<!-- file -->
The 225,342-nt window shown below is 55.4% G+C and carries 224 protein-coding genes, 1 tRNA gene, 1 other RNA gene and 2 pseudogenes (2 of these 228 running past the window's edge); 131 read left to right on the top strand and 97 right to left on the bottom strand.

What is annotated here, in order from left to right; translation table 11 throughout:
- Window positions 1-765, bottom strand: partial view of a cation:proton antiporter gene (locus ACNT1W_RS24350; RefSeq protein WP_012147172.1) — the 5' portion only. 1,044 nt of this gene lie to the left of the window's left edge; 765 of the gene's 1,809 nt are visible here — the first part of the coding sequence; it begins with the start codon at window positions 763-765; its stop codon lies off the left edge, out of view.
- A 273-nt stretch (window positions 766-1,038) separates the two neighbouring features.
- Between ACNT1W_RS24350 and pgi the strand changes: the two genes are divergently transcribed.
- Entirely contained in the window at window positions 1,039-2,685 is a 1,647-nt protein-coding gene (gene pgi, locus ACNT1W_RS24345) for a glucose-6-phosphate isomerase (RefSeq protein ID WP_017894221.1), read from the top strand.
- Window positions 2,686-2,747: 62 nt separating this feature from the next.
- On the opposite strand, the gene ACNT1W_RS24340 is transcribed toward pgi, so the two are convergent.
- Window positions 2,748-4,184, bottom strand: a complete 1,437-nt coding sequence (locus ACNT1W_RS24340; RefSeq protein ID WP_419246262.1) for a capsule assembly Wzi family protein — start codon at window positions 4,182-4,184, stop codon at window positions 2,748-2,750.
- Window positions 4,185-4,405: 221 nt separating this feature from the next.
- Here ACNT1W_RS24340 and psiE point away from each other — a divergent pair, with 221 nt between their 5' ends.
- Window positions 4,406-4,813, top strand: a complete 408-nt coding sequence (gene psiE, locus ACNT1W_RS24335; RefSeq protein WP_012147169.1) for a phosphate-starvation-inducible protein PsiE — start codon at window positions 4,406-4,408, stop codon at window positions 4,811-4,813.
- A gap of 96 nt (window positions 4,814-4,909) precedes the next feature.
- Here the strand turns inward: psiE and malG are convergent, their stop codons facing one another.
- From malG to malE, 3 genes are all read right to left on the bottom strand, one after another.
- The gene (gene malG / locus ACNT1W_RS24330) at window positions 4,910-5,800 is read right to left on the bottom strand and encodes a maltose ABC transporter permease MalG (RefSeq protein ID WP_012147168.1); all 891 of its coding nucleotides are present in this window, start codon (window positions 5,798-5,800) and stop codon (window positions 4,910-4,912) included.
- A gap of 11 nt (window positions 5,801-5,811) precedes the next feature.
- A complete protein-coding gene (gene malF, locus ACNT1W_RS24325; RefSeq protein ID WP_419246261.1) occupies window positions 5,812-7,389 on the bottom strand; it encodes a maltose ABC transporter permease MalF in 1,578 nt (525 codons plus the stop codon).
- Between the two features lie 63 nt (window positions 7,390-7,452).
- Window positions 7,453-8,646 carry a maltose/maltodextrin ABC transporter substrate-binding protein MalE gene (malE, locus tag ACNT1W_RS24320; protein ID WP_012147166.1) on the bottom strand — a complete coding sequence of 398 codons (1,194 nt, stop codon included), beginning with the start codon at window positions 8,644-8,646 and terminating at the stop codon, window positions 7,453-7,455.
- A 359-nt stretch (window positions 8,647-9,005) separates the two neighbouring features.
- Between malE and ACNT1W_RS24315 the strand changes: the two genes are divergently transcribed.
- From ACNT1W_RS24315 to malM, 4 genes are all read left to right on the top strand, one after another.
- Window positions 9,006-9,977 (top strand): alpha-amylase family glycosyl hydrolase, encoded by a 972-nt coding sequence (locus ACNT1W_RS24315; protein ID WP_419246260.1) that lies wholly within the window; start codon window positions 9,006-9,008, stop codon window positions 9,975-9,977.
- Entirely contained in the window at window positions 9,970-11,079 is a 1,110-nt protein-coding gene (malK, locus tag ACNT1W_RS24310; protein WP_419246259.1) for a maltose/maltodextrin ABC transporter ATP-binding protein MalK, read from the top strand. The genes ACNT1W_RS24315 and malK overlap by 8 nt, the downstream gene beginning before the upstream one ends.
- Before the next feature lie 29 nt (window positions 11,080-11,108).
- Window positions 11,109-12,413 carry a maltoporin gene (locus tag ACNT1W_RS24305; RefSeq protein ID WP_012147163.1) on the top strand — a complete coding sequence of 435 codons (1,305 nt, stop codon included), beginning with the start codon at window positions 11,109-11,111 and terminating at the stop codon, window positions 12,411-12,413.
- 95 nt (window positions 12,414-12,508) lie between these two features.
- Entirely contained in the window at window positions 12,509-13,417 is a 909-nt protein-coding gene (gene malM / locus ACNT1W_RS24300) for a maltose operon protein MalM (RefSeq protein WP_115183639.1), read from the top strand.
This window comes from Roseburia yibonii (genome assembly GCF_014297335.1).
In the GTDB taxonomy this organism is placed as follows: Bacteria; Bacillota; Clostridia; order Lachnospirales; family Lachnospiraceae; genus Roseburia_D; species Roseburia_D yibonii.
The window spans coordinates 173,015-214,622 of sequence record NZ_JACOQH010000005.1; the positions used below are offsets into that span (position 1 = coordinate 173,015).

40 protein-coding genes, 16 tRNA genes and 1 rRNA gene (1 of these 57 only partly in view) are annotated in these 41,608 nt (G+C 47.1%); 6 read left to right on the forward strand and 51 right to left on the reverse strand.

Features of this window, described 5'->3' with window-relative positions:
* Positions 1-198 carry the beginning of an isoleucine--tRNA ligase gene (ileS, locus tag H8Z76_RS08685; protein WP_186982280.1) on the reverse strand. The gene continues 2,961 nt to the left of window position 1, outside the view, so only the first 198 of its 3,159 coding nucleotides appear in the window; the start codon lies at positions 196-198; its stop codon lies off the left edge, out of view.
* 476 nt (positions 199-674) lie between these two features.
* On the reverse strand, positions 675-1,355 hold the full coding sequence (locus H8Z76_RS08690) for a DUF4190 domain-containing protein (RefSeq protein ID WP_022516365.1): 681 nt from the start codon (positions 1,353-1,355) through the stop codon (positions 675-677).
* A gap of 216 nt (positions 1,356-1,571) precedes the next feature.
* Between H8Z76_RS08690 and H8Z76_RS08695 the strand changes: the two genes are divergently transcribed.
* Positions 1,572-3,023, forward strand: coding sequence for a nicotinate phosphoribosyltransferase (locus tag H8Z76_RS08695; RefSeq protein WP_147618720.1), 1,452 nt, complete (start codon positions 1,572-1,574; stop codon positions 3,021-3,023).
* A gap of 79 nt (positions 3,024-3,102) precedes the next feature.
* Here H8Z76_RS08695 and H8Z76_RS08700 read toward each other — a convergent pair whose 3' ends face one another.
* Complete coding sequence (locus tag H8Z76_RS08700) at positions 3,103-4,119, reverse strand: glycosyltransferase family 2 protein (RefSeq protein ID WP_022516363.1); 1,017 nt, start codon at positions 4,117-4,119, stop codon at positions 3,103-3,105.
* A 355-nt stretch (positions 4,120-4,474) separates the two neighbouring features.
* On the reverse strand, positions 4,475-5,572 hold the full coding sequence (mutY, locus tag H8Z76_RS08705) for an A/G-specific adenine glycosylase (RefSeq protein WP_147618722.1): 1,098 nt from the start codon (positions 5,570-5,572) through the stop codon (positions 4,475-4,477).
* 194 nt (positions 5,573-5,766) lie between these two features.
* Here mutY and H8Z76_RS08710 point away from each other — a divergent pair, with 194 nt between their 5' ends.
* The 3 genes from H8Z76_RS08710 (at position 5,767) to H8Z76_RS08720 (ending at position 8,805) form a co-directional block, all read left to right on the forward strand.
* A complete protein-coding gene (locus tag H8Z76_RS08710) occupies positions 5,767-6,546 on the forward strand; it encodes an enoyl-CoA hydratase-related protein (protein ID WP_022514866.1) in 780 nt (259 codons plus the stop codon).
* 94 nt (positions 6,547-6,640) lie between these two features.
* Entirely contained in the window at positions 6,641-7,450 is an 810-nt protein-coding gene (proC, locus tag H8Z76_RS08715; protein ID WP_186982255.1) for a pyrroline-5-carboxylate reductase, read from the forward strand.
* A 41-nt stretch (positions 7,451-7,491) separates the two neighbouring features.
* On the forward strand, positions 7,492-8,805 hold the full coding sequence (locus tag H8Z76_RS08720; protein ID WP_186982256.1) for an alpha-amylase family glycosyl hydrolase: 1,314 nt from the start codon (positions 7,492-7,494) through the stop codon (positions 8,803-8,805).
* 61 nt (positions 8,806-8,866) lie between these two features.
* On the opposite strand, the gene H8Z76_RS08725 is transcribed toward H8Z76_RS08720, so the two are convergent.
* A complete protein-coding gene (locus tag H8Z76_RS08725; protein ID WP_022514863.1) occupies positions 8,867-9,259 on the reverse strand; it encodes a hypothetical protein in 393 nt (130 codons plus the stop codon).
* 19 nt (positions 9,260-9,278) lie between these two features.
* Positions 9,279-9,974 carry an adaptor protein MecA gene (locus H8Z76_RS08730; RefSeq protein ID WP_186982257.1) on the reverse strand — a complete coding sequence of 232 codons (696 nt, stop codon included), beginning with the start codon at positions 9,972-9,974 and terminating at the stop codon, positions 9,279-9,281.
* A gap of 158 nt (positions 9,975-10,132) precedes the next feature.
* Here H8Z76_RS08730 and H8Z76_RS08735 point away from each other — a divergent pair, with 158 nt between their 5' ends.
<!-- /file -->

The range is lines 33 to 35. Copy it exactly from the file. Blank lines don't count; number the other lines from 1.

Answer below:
40 protein-coding genes, 16 tRNA genes and 1 rRNA gene (1 of these 57 only partly in view) are annotated in these 41,608 nt (G+C 47.1%); 6 read left to right on the forward strand and 51 right to left on the reverse strand.

Features of this window, described 5'->3' with window-relative positions:
* Positions 1-198 carry the beginning of an isoleucine--tRNA ligase gene (ileS, locus tag H8Z76_RS08685; protein WP_186982280.1) on the reverse strand. The gene continues 2,961 nt to the left of window position 1, outside the view, so only the first 198 of its 3,159 coding nucleotides appear in the window; the start codon lies at positions 196-198; its stop codon lies off the left edge, out of view.